Seven years have passed since Mary and Otis came to live with their Uncle Roy. These have been pleasant years for all of them for there has sprung up among them a love and an appreciation for one another which brings real happiness in any home.
After Mary’s graduation she taught in the grade schools for a few terms, and in this way relieved her uncle of a heavy burden by helping to keep Otis in school. Both were delighted with the progress Otis made, for he had developed into a fine-looking young man despite his misfortune. He was very congenial and was much sought after by the young folks because of his congeniality and care-free way. He was the entertainer at every social gathering, for his wit was above the average. He was also a real student, and his fingers brought much knowledge to him from the different books he read. But Otis was not appreciated in his fullness until seated at the piano, for he had mastered that instrument and could bring music from it as few others could. He was also proficient on the harp and a teacher of both piano and harp. He became a composer of music also and in this way became self-supporting.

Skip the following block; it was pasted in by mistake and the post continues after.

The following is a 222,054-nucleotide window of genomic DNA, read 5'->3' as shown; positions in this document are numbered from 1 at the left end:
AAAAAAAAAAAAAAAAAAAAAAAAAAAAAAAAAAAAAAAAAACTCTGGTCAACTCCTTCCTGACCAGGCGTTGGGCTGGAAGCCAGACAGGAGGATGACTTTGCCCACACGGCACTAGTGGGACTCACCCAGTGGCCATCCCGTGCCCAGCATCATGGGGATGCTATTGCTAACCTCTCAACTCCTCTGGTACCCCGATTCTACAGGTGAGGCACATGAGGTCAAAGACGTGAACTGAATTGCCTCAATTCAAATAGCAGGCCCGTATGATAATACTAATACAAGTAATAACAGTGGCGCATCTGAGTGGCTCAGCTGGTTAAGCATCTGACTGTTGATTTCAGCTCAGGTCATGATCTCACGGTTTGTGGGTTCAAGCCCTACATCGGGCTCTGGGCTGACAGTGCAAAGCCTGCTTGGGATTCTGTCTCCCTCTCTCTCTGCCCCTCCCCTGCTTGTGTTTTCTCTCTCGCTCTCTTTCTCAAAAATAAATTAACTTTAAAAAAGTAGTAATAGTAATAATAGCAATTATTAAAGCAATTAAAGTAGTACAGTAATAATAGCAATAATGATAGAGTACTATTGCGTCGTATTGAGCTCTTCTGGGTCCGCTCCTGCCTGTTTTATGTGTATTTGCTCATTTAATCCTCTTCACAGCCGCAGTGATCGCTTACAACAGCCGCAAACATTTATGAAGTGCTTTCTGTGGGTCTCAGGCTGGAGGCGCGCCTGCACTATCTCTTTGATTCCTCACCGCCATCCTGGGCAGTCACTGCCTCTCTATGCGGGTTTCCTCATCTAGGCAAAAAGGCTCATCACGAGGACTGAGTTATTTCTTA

As no children came into the home of Roy and Ethel, Mary and Otis filled a place in their hearts equal to children of their own, and their admiration was unbounded. It was a struggle for them to educate the children as they did. Many times they felt they would have to give it up, but always there was some way provided. One time he applied to Dan for help, but as he received no reply, he felt assured that the letter had never reached Dan’s hands. He wrote his brother David only to receive a surly letter in reply, informing him that David also had a family and was under no obligation whatever to deprive his family of anything to assist Elsie’s children. If he did he would not expect anything else than that the day would come when they would give him the “high hat” because of it. They had a father and if he wanted any help to polish up Elsie’s children call upon their father. So there was no one to whom he could turn. So Roy and Ethel struggled on. As they looked at the two children grown and doing for themselves they felt rewarded for all the efforts put forth. Ethel was often heard to say, “We are proud of our children.”